johnnae at mac.com
Sat Jul 12 13:56:13 PDT 2008
Since you asked--
emilio szabo wrote:
> << Michel de Nostredame or Nostradamus in 1555 did provide
> recipes for preserving limes in his confectionery work, so
> they seem to have been known and used in 16th century France.
> The recipe in the English translation is titled “How to preserve
> Limes and bitter oranges while they are small and still green…” It
> calls for ... >>
> Could you please comment on the translation of 16th century
> French "(petitz) limons" (1556 edition of Nostradamus)
> with "lime". Given the "confusion" in terminology, I'd be
> happy to learn more about this passage.
What I was relying on in 2003 when I originally did the text was
Boeser's translation The Elixirs of Nostradamus.
I just looked up "limon" in the Oxford Premium Reference Online and
about half the time the word is defined
as lime and for the other half of the time it's defined as lemon! And it
could be since Boesler was German he went with lime
because of his background in German. This translation is based on a
German edition of Nostradamus translated into modern
German and then into English. Would the original German edition in the
16th century have listed limes and not lemons or green lemons and oranges?
Who knows? (I did this recipe with limes and it does work with small
I just looked at my facsimile of an edition from 1557 and it says
/limons tendres/ and later /les lymons/ and later /les orenges, getons,
Not only are plant names hell, but so is the spelling.
> << /Healths Improvement/ which was written by Moffett in the
> 1590’s and published long after his death in 1655 does mention limes,
> so they were known in Elizabethan England." page 39. I just went back
> and checked Moffett and the passage on lemons and limes
> appears on pages 206 and 207.(image 110 on EEBO) and it is
> clear that he means limes as he mentions both with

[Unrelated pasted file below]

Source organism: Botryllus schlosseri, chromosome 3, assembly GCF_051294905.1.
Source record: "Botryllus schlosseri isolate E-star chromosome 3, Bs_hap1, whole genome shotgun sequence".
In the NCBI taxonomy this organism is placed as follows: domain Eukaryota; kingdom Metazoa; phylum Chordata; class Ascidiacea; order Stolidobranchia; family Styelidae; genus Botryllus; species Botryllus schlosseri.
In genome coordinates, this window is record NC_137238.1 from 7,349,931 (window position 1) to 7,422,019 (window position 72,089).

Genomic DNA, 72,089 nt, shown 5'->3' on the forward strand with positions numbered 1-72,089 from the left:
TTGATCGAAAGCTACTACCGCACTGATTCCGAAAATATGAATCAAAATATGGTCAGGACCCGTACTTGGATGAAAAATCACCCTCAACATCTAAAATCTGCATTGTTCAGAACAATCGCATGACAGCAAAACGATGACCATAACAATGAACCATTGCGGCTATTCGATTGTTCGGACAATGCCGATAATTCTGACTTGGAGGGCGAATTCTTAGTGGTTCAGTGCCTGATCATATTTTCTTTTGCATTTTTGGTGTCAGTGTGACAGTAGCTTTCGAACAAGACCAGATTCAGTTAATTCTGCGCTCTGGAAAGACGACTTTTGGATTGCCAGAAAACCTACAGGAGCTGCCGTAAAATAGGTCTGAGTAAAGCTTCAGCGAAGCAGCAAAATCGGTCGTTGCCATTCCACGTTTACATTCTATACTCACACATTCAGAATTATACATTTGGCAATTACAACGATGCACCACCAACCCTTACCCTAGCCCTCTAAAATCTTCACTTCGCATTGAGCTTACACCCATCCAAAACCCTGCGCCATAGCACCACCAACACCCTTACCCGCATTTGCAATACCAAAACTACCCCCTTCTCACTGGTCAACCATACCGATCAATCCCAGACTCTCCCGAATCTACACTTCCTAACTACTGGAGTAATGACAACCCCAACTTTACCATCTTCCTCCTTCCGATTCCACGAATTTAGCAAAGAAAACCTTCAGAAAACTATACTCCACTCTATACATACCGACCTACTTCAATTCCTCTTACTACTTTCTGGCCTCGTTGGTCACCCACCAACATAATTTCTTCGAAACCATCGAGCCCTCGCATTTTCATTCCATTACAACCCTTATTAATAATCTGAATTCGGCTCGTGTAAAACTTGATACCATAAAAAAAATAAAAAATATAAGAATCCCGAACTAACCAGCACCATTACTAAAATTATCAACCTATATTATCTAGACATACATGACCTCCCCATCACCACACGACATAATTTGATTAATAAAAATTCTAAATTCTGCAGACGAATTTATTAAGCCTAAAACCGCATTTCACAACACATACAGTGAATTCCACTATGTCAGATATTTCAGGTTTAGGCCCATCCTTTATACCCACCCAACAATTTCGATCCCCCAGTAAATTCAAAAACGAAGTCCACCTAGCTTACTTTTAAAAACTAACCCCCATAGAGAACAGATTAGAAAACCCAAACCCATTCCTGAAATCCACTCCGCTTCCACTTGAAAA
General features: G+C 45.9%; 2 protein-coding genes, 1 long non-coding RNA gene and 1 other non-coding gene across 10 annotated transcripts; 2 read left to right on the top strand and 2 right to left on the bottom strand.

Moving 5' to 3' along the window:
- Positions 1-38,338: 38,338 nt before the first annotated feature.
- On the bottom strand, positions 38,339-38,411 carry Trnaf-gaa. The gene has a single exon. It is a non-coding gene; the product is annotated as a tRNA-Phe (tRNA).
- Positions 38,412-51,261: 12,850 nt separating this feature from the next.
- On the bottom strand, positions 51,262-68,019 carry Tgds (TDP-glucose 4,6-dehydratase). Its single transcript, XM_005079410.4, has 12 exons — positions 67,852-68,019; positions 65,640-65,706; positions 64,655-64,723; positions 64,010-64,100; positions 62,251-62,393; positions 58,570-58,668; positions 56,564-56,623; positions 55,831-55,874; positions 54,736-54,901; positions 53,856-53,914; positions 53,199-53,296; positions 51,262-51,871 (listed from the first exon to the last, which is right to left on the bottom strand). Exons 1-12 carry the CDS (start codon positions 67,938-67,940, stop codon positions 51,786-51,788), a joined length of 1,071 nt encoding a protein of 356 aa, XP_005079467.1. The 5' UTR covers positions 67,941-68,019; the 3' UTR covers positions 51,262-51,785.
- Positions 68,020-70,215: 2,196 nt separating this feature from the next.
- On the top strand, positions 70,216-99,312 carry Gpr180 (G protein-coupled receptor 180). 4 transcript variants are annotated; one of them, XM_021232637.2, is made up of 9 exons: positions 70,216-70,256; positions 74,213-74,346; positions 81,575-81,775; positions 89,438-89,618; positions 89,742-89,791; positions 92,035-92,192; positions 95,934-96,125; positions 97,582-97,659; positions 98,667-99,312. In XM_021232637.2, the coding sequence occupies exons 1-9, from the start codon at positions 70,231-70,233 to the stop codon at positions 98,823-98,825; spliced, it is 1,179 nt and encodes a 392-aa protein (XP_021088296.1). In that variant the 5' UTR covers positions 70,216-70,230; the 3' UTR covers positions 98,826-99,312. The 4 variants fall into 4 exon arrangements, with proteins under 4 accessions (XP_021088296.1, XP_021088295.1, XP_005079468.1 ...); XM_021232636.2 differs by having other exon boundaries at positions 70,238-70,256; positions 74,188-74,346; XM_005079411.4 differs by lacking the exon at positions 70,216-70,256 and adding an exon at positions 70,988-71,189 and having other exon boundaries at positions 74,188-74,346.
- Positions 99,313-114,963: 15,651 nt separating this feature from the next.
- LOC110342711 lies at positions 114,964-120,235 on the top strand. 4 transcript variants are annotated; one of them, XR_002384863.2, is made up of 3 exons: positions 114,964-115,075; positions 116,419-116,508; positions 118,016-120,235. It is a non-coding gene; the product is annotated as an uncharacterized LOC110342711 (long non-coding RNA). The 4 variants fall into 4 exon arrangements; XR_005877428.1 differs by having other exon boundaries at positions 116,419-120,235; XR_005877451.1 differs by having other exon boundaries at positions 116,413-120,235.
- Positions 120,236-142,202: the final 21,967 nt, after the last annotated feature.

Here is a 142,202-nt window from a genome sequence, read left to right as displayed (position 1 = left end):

> relation to the citrons that were mentioned previously. >>
> The title page says: "Written by that ever Famous Thomas Moffett ...".
> But it continues: "Corrected and Enlarged by Christopher Bennet,
> Docktor in Physick, ...". Can we be separate the Moffett parts
> from the Bennet parts?
As I understand it the text is Moffett's. Bennett saw it into print. I
reread the preface just now and he doesn't say
that he improved it or added anything to Moffet's manuscript or words.
The 1746 edition is now up on ECCO
so I will take a look at that.
Read the introduction in that and it doesn't say that Bennett expanded
the original manuscript.
There is a note that seems to indicate that the original manuscript was
then in existence as part of a Sloan collection,
so sometime I shall have to see if it's still around.
The UM is having problems with the Oxford DN Biographies, so I can't see
what it says at the moment.
> << Later he writes *"The Lime * Apparently the first mention of the
> lime in literature was made
> by Abd-Allatif in the thirteenth century. ... >>
> The article, Brighid brought to our attention, says:
> "The first reference known to us to the lime is that of
> Abu l-Khayr ... when referring to it as ... [lim] in some
> moment between the eleventh and twelfth centuries". (509)
I don't know. Could well be that they can date it back another century
or two now.
> << I don't find that anyone actually referenced these examples from
> Das Kuchbuch der Sabina Welserin. ... 120 ... 69 >>
> The German words in the "Kochbuch" are "lemoin" (in 69) and "lemona"
> There are dozens of further quotations for "lemoni", "limoni" in the
> German corpus. The question remains: what kind of evidence is there
> that these
> words refer to limes. (Apart from the Giessmann and Armstrong
> Plant names are hell ...
And if the translation for Das Kuchbuch der Sabina Welserin. that is online
needs to be corrected ???? I don't think the translator is around anymore.
ranvaig at columbus.rr.com wrote:
>> answered offlist since the topic has moved on
> Please do share onlist. I havent had much to add, but am very interested in the subject.
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